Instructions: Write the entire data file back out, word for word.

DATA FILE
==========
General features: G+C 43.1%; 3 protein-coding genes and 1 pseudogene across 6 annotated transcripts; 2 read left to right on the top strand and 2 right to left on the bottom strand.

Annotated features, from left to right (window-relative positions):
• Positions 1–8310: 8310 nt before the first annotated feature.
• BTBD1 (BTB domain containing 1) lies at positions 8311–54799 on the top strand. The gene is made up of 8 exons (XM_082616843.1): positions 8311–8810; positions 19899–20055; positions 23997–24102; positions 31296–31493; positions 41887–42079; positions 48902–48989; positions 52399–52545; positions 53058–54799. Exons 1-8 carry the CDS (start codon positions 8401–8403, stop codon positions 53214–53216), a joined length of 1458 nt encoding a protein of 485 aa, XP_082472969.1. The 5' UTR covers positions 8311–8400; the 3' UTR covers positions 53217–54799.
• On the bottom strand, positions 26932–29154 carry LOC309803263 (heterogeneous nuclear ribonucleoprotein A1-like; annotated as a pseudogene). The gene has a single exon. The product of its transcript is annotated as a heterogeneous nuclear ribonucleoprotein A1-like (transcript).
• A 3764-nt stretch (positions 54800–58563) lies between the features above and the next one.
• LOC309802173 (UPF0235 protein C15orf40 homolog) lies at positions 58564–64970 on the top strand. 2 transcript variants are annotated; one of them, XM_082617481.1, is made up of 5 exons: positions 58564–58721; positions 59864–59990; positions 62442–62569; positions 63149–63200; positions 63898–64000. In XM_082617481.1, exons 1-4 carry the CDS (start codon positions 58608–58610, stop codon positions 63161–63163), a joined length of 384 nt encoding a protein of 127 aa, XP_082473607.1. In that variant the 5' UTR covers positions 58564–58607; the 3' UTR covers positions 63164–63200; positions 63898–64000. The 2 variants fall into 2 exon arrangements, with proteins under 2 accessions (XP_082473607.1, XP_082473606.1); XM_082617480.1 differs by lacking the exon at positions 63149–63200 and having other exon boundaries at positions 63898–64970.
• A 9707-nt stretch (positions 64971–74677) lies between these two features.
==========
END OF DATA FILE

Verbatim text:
General features: G+C 43.1%; 3 protein-coding genes and 1 pseudogene across 6 annotated transcripts; 2 read left to right on the top strand and 2 right to left on the bottom strand.

Annotated features, from left to right (window-relative positions):
• Positions 1–8310: 8310 nt before the first annotated feature.
• BTBD1 (BTB domain containing 1) lies at positions 8311–54799 on the top strand. The gene is made up of 8 exons (XM_082616843.1): positions 8311–8810; positions 19899–20055; positions 23997–24102; positions 31296–31493; positions 41887–42079; positions 48902–48989; positions 52399–52545; positions 53058–54799. Exons 1-8 carry the CDS (start codon positions 8401–8403, stop codon positions 53214–53216), a joined length of 1458 nt encoding a protein of 485 aa, XP_082472969.1. The 5' UTR covers positions 8311–8400; the 3' UTR covers positions 53217–54799.
• On the bottom strand, positions 26932–29154 carry LOC309803263 (heterogeneous nuclear ribonucleoprotein A1-like; annotated as a pseudogene). The gene has a single exon. The product of its transcript is annotated as a heterogeneous nuclear ribonucleoprotein A1-like (transcript).
• A 3764-nt stretch (positions 54800–58563) lies between the features above and the next one.
• LOC309802173 (UPF0235 protein C15orf40 homolog) lies at positions 58564–64970 on the top strand. 2 transcript variants are annotated; one of them, XM_082617481.1, is made up of 5 exons: positions 58564–58721; positions 59864–59990; positions 62442–62569; positions 63149–63200; positions 63898–64000. In XM_082617481.1, exons 1-4 carry the CDS (start codon positions 58608–58610, stop codon positions 63161–63163), a joined length of 384 nt encoding a protein of 127 aa, XP_082473607.1. In that variant the 5' UTR covers positions 58564–58607; the 3' UTR covers positions 63164–63200; positions 63898–64000. The 2 variants fall into 2 exon arrangements, with proteins under 2 accessions (XP_082473607.1, XP_082473606.1); XM_082617480.1 differs by lacking the exon at positions 63149–63200 and having other exon boundaries at positions 63898–64970.
• A 9707-nt stretch (positions 64971–74677) lies between these two features.